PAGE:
“Reading this in her own handwritten words brought me to tears. I wanted to do something for this little girl, other than just resolve her case. As it happened, my uncle had started a camp for seriously ill children in Carnation, Washington, in honor of my cousin who died from cancer. Today Camp Korey is part of Paul Newman’s SeriousFun Network of camps which help children who are ill to experience the simple joy of camp, the thrill of just being a kid, free of charge. I was able to get her a spot in the camp. For 7 days, she laughed, danced and most importantly, she felt like a normal kid. I got a picture of her from Camp Korey dressed up in a lion’s costume for a play she was in, and her smile was worth more than any verdict,” Martel says.
In addition to supporting children’s causes, Martel is dedicated to helping those less fortunate in San Diego, through her role on the Board of Directors of Traveler’s Aid Society, a position she has held for more than a decade. “Traveler’s Aid is a private, nonprofit agency that provides crisis and short-term assistance for food, shelter, and transportation, for San Diegans in need. Our mobile mom’s program, for example, provides transportation to low-income pregnant women so that they can get to their pre- and post-natal appointments. We also provide rides to veterans and seniors to help them get to doctor’s appointments. Transportation is an often forgotten aspect of social services and we fill that gap,” Martel says.
As far as the future is concerned for Martel, her game plan is firmly in place.In addition to continuing to provide unparalleled advocacy for clients who have been harmed through no fault of their own, or through her commitment to giving back to the legal community, and the San Diego community at large, Martel is very clear about what she hopes to accomplish in the future. “My mom always inspired me to work hard.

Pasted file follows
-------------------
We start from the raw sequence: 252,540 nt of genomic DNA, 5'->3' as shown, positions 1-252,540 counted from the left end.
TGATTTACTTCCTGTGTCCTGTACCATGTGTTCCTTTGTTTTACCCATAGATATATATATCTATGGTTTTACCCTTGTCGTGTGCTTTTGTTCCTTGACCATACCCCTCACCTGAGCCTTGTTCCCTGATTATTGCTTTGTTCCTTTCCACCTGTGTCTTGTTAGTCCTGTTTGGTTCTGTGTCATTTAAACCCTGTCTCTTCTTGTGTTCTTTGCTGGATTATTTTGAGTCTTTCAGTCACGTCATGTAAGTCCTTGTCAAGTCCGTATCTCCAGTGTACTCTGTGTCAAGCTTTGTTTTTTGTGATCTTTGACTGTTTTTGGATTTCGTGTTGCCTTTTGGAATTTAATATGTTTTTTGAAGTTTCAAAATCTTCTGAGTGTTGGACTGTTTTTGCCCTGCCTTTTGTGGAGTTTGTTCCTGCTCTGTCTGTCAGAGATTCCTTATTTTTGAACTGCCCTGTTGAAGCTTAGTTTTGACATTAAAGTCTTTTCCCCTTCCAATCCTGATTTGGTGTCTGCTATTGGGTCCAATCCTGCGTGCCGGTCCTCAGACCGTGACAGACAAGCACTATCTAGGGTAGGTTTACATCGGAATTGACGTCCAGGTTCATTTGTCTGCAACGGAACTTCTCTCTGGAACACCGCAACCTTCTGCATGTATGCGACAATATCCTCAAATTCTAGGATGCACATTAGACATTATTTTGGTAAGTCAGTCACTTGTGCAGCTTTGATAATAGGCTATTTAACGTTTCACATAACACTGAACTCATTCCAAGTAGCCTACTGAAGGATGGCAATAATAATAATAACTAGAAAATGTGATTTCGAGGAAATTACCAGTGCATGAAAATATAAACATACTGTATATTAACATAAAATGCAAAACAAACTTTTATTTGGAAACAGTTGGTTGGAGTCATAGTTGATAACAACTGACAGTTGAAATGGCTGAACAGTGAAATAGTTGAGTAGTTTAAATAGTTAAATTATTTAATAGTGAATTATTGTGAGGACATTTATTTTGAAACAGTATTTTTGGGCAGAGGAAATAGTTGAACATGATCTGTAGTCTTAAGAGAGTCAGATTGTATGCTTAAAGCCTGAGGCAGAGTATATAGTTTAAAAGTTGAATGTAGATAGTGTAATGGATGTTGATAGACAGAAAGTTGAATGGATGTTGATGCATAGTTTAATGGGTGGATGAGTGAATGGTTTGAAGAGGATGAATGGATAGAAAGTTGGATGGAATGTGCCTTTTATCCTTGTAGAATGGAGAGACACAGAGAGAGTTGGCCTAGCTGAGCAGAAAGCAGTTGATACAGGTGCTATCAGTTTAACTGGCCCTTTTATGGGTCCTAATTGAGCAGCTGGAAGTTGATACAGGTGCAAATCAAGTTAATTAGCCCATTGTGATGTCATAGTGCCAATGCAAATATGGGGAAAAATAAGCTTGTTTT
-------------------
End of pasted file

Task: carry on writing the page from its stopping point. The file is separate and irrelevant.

She set the bar for having strong morals and integrity. Cynthia shaped my career into what it is today. I will be forever humbled that she chose to put my name next to hers. By taking on additional leadership roles in the legal field, such as serving as the Secretary of Consumer Attorneys of San Diego in 2017, I want to pay this forward by trying to be an example to younger women who want to be trial lawyers.”



  • University of San Diego School of Law, San Diego, California – 2003
  • Honors: Chair, The Pro Bono Legal Society
  • Honors: Member, Mock Trial Team
  • University of Washington – 1999
  • Honors: Member, The Cross Country and Track Teams


  • California State Bar, Member
  • Consumer Attorneys of San Diego, Member
  • Consumer Attorneys of San Diego, Board of Directors, 2014–Present
  • San Diego County Bar Association, Member
  • Nevada State Bar Association, Member
  • Traveler's Aid Society, Board of Directors, 2003–Present
  • American Inns of Court, J. Clifford Wallace, Barrister
  • Named one of San Diego's Top Attorneys by Super Lawyer Magazine, 2015–Present
  • San Diego Business Journal Best of the Bar, 2015–Present

Amy Rose Martel
Chihak & Martel
12555 High Bluff Drive, Suite 150

Jennifer Hadley

Jennifer Hadley is a Staff Writer for Attorney Journal

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About the Author: Jennifer Hadley is a Staff Writer for Attorney Journal